Japan's New Copyright Law Creates Confusion ? Global Voices

Japan?s revised copyright law was partially enforced?on October 1, 2012, and now penalizes the act of illegal downloading and DVD ripping for personal use. If arrested, one will be sentenced for up to 2 years in jail or fined 2 million JPY, which is approximately US$ 25,680.

Internet users have shown concern in reaction to the new law. Movements for the Internet Active Users?made a statement [ja] against the bill on June 6 when it was drafted.

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  1. Youth with little opportunity to understand the law will be the most affected
  2. The definition of legal and illegal is vague and hard to judge
  3. It could lead to abuse of [police] investigation power
  4. It needs a well-deliberated discussion

The shift to penalties caused confusion and fear among Internet users. One comment on Twitter describes how information transformed into misinformation:


Here’s how information transformed. ?Penalty for illegal download starts October 1st? ?> ?Crackdown on Copyright infringed websites? ?> ? derivative works are copyright infringement?? ?> ? ban on derivative works starts October 1st? ?> ?Sign the petition! 100,000 signatures are needed or niconico movie, pixiv websites and independent distributions will have to shut down!? Look how inaccurate (the information) became by the end.

Some Twitter users sent warnings about the misinformation. User @fu_ryukei cautioned:

??????????????????10???????????????????????????????????????????????10????????? ? ? ? ? ? ? ? ? ? ? ? ? ? ? ? ? ? ? ? ? ?

I saw some tweets going around saying ?The law bans derivative work from October 1? but that’s incorrect. The penalty of illegal downloads starts from October 1. It is not about a ban on derivative works.

Another user also warned:

??????????????????????????? ?????????????????????????????????????????????????????????? 10/1??DL?????????????????????????????????????(???)?

There is no such thing as ?No-Derivative Work Act?. It’s a false rumor. However, derivative work without permission from the author is a copyright infringement. It is an offense subject to prosecution only upon complaint, so if the author overlooks it or asks to take it down, then a court appeal may result. After October 1, if you download derivative work made without permission of the author, it is subject to penalty upon complaint.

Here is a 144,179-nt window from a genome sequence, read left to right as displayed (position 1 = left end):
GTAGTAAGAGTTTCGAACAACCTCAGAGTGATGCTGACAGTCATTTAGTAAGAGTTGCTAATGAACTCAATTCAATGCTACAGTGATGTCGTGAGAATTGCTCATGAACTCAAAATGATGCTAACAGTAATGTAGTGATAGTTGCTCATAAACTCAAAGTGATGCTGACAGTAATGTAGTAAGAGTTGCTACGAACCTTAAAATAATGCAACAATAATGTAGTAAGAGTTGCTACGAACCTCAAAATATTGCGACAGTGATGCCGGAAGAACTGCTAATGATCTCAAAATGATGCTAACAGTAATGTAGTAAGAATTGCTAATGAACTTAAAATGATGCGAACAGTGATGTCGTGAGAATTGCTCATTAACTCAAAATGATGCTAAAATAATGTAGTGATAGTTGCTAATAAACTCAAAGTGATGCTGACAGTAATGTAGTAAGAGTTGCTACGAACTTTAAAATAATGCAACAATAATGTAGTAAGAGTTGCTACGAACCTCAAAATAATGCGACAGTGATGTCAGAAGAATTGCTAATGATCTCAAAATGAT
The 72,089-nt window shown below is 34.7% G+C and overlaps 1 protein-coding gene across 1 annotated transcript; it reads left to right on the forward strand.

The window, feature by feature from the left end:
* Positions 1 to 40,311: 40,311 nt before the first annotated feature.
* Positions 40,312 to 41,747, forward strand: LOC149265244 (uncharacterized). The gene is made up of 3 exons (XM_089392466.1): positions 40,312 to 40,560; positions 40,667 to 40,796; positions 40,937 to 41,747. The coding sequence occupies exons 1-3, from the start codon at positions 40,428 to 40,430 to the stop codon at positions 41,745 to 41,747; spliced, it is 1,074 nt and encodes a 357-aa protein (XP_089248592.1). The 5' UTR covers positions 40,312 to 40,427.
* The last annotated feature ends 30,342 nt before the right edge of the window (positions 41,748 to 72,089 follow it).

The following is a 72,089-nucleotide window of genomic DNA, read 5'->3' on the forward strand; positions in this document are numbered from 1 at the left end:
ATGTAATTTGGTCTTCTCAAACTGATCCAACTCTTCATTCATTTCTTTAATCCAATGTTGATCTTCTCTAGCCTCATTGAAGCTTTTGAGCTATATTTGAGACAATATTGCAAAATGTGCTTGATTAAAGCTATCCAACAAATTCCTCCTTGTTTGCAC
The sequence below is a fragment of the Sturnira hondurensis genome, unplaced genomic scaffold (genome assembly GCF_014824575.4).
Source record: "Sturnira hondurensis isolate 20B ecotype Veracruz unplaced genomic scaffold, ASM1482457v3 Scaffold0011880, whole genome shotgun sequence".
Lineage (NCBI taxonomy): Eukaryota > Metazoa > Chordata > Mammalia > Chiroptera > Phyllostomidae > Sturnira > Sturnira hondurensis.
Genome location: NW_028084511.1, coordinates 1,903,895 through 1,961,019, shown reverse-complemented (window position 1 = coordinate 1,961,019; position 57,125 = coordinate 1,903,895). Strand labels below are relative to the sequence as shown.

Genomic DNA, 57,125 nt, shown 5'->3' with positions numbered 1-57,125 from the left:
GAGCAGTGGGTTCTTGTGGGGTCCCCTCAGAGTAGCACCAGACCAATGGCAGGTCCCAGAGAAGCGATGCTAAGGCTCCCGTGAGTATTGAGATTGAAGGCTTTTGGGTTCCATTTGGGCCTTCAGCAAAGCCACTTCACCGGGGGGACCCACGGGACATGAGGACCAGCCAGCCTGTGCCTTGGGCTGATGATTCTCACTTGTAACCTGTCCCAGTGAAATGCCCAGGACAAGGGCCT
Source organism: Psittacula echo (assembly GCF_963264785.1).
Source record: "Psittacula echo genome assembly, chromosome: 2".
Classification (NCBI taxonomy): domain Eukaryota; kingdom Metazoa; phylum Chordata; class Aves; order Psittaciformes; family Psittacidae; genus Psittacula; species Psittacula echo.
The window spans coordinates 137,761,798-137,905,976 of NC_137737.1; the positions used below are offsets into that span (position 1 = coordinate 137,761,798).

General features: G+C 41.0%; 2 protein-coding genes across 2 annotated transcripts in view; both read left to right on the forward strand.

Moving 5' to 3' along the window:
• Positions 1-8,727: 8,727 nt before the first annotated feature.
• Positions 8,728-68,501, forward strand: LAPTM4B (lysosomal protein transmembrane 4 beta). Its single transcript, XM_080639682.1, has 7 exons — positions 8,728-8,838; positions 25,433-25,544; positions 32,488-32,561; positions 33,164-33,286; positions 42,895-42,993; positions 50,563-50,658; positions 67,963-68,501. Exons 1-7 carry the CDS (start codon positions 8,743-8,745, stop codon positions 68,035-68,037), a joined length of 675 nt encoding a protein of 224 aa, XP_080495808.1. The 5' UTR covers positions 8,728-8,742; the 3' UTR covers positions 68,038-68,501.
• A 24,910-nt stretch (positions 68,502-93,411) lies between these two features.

On July 24, the Japanese Agency for Cultural Affairs published frequently asked questions [ja]?about the law, but it is unlikely that these details will bring an all-inclusive definition and understanding towards copyright issues. The government’s?site run by their Public Relations office also published details of the new copyright law. On their page [ja], they describe that the intention of the law is to prevent piracy from damaging the profit of rights holders, such as the revenue from paid-distribution, sale of CDs and DVDs.

One Twitter user looked back to the discussion on penalizing illegal downloads after discovering that Japan ranks number one in spending on CD per customer; spending the largest amount of money in the world:

????????????????????????????????? .@biac_ac ????TV???????????CD???????????1?????????????????????????? togetter.com/li/361017

So what was the purpose of introducing penalty for illegal download in the first place? .@biac_ac Here’s a link curating the reaction of Twitter users who found Japan is the biggest CD consumed country in the world, according to a television program.?togetter.com/li/361017

Thumbnail image by ?HikingArtist.com CC BY NC-ND 2.0

Source: http://globalvoicesonline.org/2012/11/10/japans-new-copyright-law-creates-confusion/

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